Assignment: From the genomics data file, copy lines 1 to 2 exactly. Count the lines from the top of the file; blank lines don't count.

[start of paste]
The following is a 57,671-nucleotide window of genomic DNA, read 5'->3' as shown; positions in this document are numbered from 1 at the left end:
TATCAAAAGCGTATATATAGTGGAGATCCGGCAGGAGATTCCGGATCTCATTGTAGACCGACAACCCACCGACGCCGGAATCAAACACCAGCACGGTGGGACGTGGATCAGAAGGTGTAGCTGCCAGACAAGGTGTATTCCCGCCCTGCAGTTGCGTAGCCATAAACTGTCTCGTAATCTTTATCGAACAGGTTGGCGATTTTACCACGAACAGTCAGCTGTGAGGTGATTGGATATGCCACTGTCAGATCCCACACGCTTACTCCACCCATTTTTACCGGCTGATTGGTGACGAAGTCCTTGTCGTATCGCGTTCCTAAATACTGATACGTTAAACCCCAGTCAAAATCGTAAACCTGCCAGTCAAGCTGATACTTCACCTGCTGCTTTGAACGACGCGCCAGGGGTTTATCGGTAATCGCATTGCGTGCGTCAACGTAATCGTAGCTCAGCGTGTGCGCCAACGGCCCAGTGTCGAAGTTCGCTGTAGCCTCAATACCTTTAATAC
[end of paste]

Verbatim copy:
The following is a 57,671-nucleotide window of genomic DNA, read 5'->3' as shown; positions in this document are numbered from 1 at the left end:
TATCAAAAGCGTATATATAGTGGAGATCCGGCAGGAGATTCCGGATCTCATTGTAGACCGACAACCCACCGACGCCGGAATCAAACACCAGCACGGTGGGACGTGGATCAGAAGGTGTAGCTGCCAGACAAGGTGTATTCCCGCCCTGCAGTTGCGTAGCCATAAACTGTCTCGTAATCTTTATCGAACAGGTTGGCGATTTTACCACGAACAGTCAGCTGTGAGGTGATTGGATATGCCACTGTCAGATCCCACACGCTTACTCCACCCATTTTTACCGGCTGATTGGTGACGAAGTCCTTGTCGTATCGCGTTCCTAAATACTGATACGTTAAACCCCAGTCAAAATCGTAAACCTGCCAGTCAAGCTGATACTTCACCTGCTGCTTTGAACGACGCGCCAGGGGTTTATCGGTAATCGCATTGCGTGCGTCAACGTAATCGTAGCTCAGCGTGTGCGCCAACGGCCCAGTGTCGAAGTTCGCTGTAGCCTCAATACCTTTAATAC